Washington trying to wreck Russia-Africa summit, says Lavrov
The US is trying to wreck Russia’s planned summit with African countries as part of efforts to isolate Moscow, Foreign Minister Sergei Lavrov claimed in an interview published on Tuesday.
Lavrov told the news site Argumenty i Fakty that Moscow is different from Western countries in its relations with Africa in that “we never tell our foreign partners how they are supposed to live. We have no secret agenda”.
Moscow is preparing for its second summit with African countries, scheduled for the end of July in St. Petersburg, including work on infrastructure, technology and energy projects.
“It is true that the United States and its vassals are doing everything possible to achieve Russia’s international isolation,” Lavrov told the website.
“In particular, they are trying to torpedo the planned second Russia-Africa summit … to persuade our African friends not to take part.”
In any case, Lavrov said, the chances of damaging the conference were diminishing as “fewer and fewer people are now willing to pull out all the stops for former colonial powers.
“Attempts to interfere in our cooperation with countries for the global South and East will therefore continue, but success is far from guaranteed.”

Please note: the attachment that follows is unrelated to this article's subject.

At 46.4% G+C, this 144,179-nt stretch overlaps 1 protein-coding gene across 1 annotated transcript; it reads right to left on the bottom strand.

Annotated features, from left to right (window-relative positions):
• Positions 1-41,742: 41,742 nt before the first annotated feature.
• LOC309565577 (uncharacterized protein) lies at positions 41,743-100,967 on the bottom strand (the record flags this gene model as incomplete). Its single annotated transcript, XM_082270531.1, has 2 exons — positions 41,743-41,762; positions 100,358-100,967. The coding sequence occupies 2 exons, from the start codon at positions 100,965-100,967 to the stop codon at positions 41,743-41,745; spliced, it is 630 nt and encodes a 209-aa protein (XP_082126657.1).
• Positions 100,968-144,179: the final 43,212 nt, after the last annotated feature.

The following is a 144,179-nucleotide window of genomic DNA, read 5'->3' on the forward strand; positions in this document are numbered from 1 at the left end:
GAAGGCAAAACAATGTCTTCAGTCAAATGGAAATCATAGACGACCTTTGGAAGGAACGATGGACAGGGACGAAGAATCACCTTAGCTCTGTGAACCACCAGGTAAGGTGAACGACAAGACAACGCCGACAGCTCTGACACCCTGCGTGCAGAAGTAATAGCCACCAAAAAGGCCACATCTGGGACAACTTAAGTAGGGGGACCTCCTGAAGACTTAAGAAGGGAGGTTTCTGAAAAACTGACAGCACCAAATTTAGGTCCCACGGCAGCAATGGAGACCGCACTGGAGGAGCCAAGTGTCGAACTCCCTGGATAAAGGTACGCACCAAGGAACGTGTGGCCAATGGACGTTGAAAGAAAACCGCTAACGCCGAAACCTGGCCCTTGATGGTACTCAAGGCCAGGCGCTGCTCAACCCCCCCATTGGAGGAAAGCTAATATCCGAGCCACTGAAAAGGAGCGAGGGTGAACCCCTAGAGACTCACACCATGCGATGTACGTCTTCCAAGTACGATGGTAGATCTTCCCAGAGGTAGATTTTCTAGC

The US State Department did not immediately respond to a request for comment outside business hours.
Focus on Asia, Africa
Shunned by most Western countries since its invasion of Ukraine just over a year ago, Moscow has turned its efforts to countries in Asia and Africa.
Lavrov has been particularly eager to nurture ties with Africa, visiting the continent twice this year as well as making a tour in mid-2022.
South Africa this year held 10 days of military exercises with the Russian and Chinese militaries.
And the Wagner Group of Russian mercenaries, active in what Moscow described as its “special military operation” in Ukraine, has been deployed against insurgents in Mali and the Central African Republic.
US President Joe Biden hosted a US-Africa leaders’ summit in 2022 in Washington, seeking to bolster alliances amid the growing Russian and Chinese presence on the continent.